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Why I Won't be Taking the Opportunity to Propose This Leap Year

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Today marks a leap year; it's the only day women are allowed to propose and, according to centuries-old tradition, their potential husbands aren't allowed to say no. This sentence is all kinds of cringe. Of course, women can propose whenever the heck they like, and men are free to accept or otherwise. Personally, I'm surprised marriage is still so popular.

I don't want to get married. I've had to explain this, in turn, to my would-be mother-in-law, an elderly relative (not mine, ironically) at a wedding (clearly not mine either), all my friends and my boyfriend of some 11 years. I'd have been questioned less were I to flounce down the highstreet wearing a long ivory dress and tiara. Or if I said I was getting married in one, obviously.

I don't have much to tell them. Surely it's more up to those people who want to get married to explain why, anyway. I'm not actually doing anything at all by not getting married. Seriously, I'm doing you all a favour. You won't have to buy a new hat, book into a hotel, come on my week-long hen do to Bermuda with a load of people you've avoided meeting during our whole friendship, or log into my wedding list at johnlewis.com a couple of days before the big day only to realise there's just the excruciatingly expensive hand-blown glass lampshades left, and simply buying the replacement bulbs probably won't cut it.

Don't get me wrong, I love weddings. I was lucky enough to blub my way through six last summer. I am the first to offer my services as chief coat holder for visits to wedding dress fitters, I spend ages happily making bunting and buying little trinkets for engagement presents; I even make that withering 'aww' face when couples recount their proposal stories. Looking at me, you'd think I would already have chosen my colour scheme, made a bridal scrap book and designed the dress, all before the advent of puberty, several years ago.

If I'm honest, the constant questions - particularly those directed at my partner about how he's managed to avoid getting 'dragging up the aisle' yet - probably have a lot to do with my aversion to getting married. We've been together ages. We know how to make this work. We're not religious, so we really don't need to consummate anything in front of God. We've consummated plenty already (sorry mum). And I'm a stickler for getting the facts straight; if we have to wipe the last decade and start celebrating anniversaries from the big day, then no-one will appreciate the time I've invested in this relationship.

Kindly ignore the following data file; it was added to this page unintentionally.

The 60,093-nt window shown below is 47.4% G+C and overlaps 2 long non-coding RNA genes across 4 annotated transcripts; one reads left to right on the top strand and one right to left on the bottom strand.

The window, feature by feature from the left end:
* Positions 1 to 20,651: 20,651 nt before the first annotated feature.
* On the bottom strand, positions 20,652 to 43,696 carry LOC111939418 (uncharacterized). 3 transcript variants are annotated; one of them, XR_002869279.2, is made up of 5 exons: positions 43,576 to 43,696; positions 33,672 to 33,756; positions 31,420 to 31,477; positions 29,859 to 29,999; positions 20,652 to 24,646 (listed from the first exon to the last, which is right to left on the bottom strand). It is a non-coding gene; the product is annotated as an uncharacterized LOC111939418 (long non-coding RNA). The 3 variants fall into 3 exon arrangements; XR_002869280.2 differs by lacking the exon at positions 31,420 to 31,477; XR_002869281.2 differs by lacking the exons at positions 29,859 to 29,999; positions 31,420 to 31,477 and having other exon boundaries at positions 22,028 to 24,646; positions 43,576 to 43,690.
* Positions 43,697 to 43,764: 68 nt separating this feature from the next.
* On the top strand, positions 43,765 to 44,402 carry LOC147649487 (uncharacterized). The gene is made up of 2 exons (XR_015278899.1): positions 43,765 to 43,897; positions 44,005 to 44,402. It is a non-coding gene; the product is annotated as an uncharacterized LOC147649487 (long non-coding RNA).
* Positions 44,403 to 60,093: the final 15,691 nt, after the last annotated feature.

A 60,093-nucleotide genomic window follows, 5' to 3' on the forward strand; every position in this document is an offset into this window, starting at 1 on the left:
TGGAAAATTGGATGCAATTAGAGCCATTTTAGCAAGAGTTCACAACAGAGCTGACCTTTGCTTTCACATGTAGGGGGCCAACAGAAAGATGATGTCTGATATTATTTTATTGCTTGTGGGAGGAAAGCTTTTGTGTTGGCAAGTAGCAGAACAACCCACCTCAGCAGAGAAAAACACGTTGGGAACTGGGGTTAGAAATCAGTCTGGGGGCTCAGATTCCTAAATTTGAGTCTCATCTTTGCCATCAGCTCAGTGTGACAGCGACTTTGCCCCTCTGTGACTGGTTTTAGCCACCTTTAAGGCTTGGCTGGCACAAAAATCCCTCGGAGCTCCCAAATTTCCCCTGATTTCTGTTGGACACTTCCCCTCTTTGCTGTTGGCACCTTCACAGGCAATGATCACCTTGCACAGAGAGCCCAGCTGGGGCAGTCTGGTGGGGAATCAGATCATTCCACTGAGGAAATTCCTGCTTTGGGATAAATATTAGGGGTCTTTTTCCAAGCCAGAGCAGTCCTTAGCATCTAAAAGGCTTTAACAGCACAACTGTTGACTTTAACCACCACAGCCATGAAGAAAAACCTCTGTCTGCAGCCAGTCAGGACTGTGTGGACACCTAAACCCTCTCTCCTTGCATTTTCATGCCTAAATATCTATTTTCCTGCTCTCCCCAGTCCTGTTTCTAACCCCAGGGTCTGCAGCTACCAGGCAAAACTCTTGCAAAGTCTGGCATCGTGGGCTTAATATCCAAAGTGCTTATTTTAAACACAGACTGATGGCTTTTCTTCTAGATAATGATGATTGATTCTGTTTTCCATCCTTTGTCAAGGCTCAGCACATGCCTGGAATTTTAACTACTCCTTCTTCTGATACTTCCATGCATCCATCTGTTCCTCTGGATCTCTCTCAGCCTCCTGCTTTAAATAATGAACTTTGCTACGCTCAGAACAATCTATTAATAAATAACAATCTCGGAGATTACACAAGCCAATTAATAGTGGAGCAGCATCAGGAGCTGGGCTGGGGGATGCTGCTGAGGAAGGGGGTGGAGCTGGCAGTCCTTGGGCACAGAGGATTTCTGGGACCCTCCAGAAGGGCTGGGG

Sure, it's been fun, but then so is snakes and ladders - no-one enjoys sliding down to the start again and celebrating 'paper' anniversaries when they should rightfully be on 'steel' by now (I know, 11 years together and you've bought me a teaspoon?!). I also really don't like the thought of being 'given away'. I know it's all tradition - and I'd be as aghast as the next wedding guest if it wasn't all there, present and correct - but I draw the line at anyone putting a ring on it (and by it, I of course mean me, which is lovely).

On a serious note, I would really like heterosexual couples to be allowed to have civil partnerships and gay couples to be allowed marriages. And if anyone today tells me I'm allowed to propose to my partner, I'll be reminding them that I always was, and I still didn't.

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